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Egyptian Fraction


Date: 3/29/96 at 17:35:31
From: Don Coleman
Subject: Egyptians

Dear Dr. Math,
Annie Farretti, a fifth grade student at Meadowthorpe Elementary
School in Lexington, Kentucky, has asked me a question that I
cannot answer. Can you?

Why did the Egyptians use a special symbol for the fraction 2/3?

(See Burton's "History of Mathematics", Wm. C. Brown (1995), p. 37.
ISBN 0-697-16089-0)

I could make guesses such as "It came up so often that they
made up a new symbol," and other made-up reasons, but she
would like to have something that sounds a bit more scholarly.
I hope you can help her. If you can, I will pass it along to
her. 

Thanks

Don Coleman 
Mathematics Dept, University of Kentucky, Lexington, KY


Date: 4/1/96 at 2:22:57
From: Doctor Jodi
Subject: Re: Egyptians

Hi there Don! This sounds like a great question.  The St. Andrew's 
math history site has some information on Babylonian and Egyptian 
Mathematics at 

http://www-groups.dcs.st-and.ac.uk/~history/HistTopics/Babylonian_and_Egyptian.html   

The site includes references to a few books on this topic:

References: 

    1. A Aaboe, Episodes from the Early History of Mathematics (1964). 
    2. R J Gillings, Mathematics in the Time of the Pharaohs  
       (Cambridge, MA., 1982). 
    3. G J Toomer, Mathematics and Astronomy, in J R Harris (ed.), 
       The Legacy of Egypt (Oxford, 1971), 27-54. 
    4. O Neugebauer and A Sachs, Mathematical Cuneiform Texts 
       (New Haven, CT., 1945).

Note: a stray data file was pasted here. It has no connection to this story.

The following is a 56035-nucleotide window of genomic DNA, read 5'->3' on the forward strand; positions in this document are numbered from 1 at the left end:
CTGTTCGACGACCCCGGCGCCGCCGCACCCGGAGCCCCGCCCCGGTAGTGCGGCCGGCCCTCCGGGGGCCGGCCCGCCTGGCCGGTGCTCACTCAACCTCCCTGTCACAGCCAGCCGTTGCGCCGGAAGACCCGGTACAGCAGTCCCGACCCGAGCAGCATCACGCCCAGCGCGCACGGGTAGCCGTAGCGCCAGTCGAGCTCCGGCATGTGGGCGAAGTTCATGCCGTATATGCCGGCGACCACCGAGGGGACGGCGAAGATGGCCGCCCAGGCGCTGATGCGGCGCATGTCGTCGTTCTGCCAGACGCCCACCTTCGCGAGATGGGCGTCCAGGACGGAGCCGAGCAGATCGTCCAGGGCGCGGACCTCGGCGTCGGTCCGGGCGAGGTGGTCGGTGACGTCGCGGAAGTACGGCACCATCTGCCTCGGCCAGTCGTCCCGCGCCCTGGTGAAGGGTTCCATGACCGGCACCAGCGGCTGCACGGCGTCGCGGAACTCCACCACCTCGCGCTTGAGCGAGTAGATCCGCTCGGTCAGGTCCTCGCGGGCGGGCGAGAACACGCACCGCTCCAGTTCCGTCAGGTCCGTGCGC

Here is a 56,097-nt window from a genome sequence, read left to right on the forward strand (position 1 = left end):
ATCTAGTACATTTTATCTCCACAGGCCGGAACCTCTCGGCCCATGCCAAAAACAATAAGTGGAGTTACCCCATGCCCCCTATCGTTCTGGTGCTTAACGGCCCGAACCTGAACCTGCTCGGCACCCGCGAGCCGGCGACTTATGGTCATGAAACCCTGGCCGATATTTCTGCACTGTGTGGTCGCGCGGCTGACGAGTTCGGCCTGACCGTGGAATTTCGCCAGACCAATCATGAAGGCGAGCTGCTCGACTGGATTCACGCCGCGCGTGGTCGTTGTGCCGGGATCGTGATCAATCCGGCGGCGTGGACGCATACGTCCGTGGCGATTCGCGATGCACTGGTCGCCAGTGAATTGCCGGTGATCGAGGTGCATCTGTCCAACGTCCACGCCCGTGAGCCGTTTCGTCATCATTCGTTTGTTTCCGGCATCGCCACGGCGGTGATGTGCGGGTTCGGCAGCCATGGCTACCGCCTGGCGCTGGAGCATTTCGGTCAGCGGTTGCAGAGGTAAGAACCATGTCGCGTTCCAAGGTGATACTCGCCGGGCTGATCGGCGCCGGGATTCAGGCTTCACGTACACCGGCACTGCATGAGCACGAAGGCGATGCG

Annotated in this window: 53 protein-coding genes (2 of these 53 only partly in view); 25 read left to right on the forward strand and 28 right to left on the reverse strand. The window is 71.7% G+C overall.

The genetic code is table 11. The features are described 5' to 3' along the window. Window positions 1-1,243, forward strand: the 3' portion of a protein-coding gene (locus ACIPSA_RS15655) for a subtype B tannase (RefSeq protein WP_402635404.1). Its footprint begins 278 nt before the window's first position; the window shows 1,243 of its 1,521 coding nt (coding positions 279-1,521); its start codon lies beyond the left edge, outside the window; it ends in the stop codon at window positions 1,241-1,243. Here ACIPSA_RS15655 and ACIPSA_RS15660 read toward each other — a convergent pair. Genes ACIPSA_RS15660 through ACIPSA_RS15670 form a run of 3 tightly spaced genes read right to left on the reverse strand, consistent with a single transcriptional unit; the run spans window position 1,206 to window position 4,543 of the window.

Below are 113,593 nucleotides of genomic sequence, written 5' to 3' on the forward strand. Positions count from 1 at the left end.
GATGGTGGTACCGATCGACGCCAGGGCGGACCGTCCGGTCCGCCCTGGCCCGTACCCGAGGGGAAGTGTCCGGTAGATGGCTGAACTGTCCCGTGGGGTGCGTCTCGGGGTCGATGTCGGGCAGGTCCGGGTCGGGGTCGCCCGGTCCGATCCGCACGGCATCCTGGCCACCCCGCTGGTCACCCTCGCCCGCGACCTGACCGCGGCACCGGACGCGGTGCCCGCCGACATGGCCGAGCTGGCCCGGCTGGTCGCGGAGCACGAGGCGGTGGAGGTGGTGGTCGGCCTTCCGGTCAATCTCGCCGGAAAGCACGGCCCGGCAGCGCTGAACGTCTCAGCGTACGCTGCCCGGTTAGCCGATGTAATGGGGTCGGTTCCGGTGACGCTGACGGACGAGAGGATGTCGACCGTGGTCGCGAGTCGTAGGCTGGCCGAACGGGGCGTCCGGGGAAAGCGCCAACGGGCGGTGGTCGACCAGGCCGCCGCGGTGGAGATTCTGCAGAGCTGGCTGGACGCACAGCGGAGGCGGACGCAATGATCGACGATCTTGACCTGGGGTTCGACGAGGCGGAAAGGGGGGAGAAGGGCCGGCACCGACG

5. A B Chace, L S Bull, H P Manning and R C Archibald, The 
       Rhind Mathematical Papyrus (Oberlin, Ohio, 1927-29). 
    6. J Hoyrup, Babylonian mathematics, in I Grattan-Guinness (ed.), 
       Companion Encyclopedia of the History and Philosophy of the 
       Mathematical Sciences (London, 1994), 21-29. 
    7. C S Roero, Egyptian mathematics, in I Grattan-Guinness (ed.), 
       Companion Encyclopedia of the History and Philosophy of the 
       Mathematical Sciences (London, 1994), 30-45. 
    8. J Friberg, Methods and traditions of Babylonian mathematics. 
       Plimpton 322, Pythagorean triples, and the Babylonian triangle 
       parameter equations, Historia Mathematica 8 (1981), 277-318. 

Unfortunately, I don't have access to a mathematical library right now 
(since I'm in Chile) but perhaps you can find the answer in one of 
these books.

Let us know what you find out!

-Doctor Jodi,  The Math Forum
 Check out our web site!  http://mathforum.org/dr.math/   
    
Associated Topics:
Elementary Fractions

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